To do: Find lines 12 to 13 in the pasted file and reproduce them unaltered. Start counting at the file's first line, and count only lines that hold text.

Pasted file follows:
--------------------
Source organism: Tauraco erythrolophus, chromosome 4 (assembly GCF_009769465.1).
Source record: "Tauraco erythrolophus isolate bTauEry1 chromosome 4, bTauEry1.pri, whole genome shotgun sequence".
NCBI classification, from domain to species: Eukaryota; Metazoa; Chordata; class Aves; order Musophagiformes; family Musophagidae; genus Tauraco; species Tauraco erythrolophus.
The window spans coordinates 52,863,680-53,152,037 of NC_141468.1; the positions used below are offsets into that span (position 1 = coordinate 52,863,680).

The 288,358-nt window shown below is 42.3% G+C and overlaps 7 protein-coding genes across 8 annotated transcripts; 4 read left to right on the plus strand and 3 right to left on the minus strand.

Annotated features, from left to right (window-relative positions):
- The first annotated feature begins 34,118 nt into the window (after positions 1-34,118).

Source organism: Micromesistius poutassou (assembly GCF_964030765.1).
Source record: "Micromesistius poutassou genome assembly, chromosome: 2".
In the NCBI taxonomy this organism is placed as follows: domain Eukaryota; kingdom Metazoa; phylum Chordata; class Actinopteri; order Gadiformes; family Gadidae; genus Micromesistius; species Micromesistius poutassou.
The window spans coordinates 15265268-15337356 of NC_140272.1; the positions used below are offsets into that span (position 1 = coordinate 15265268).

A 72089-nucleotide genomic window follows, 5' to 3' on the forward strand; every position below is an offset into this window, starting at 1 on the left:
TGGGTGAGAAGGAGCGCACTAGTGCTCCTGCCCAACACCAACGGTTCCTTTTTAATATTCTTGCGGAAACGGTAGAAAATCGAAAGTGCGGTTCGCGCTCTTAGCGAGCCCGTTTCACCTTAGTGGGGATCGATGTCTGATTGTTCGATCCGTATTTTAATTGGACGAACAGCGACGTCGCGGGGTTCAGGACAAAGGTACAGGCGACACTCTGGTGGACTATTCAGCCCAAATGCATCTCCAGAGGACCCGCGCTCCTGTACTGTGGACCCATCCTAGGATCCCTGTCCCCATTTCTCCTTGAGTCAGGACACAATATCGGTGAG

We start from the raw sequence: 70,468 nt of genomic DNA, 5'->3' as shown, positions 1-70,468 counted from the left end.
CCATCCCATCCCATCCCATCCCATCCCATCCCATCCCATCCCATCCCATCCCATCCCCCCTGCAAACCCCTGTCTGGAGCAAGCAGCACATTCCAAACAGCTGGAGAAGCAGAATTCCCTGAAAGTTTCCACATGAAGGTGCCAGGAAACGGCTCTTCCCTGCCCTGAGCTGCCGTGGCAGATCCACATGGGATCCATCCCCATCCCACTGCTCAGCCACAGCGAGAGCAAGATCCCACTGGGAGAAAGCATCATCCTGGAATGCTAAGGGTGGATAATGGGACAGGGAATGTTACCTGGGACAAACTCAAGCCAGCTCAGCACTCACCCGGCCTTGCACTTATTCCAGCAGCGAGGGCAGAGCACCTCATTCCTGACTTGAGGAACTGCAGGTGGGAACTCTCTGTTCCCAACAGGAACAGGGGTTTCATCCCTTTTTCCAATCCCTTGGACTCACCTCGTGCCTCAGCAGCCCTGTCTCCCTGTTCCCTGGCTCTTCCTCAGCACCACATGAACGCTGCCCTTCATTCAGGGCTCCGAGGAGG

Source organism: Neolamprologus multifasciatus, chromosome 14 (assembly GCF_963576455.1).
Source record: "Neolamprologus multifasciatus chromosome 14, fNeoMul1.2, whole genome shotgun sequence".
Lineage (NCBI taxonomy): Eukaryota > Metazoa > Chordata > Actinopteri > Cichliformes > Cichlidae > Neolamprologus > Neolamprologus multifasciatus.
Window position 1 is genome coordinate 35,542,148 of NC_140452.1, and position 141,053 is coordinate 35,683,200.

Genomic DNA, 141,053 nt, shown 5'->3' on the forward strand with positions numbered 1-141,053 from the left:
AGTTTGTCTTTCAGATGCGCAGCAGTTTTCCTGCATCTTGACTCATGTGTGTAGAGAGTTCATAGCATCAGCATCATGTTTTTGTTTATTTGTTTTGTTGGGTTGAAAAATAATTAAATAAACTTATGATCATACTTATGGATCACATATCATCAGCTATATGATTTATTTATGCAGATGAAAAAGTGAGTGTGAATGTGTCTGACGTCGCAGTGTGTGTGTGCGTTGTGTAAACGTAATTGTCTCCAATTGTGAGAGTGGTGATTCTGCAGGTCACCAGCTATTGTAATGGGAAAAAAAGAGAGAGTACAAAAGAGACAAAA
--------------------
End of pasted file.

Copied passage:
A 72089-nucleotide genomic window follows, 5' to 3' on the forward strand; every position below is an offset into this window, starting at 1 on the left:
TGGGTGAGAAGGAGCGCACTAGTGCTCCTGCCCAACACCAACGGTTCCTTTTTAATATTCTTGCGGAAACGGTAGAAAATCGAAAGTGCGGTTCGCGCTCTTAGCGAGCCCGTTTCACCTTAGTGGGGATCGATGTCTGATTGTTCGATCCGTATTTTAATTGGACGAACAGCGACGTCGCGGGGTTCAGGACAAAGGTACAGGCGACACTCTGGTGGACTATTCAGCCCAAATGCATCTCCAGAGGACCCGCGCTCCTGTACTGTGGACCCATCCTAGGATCCCTGTCCCCATTTCTCCTTGAGTCAGGACACAATATCGGTGAG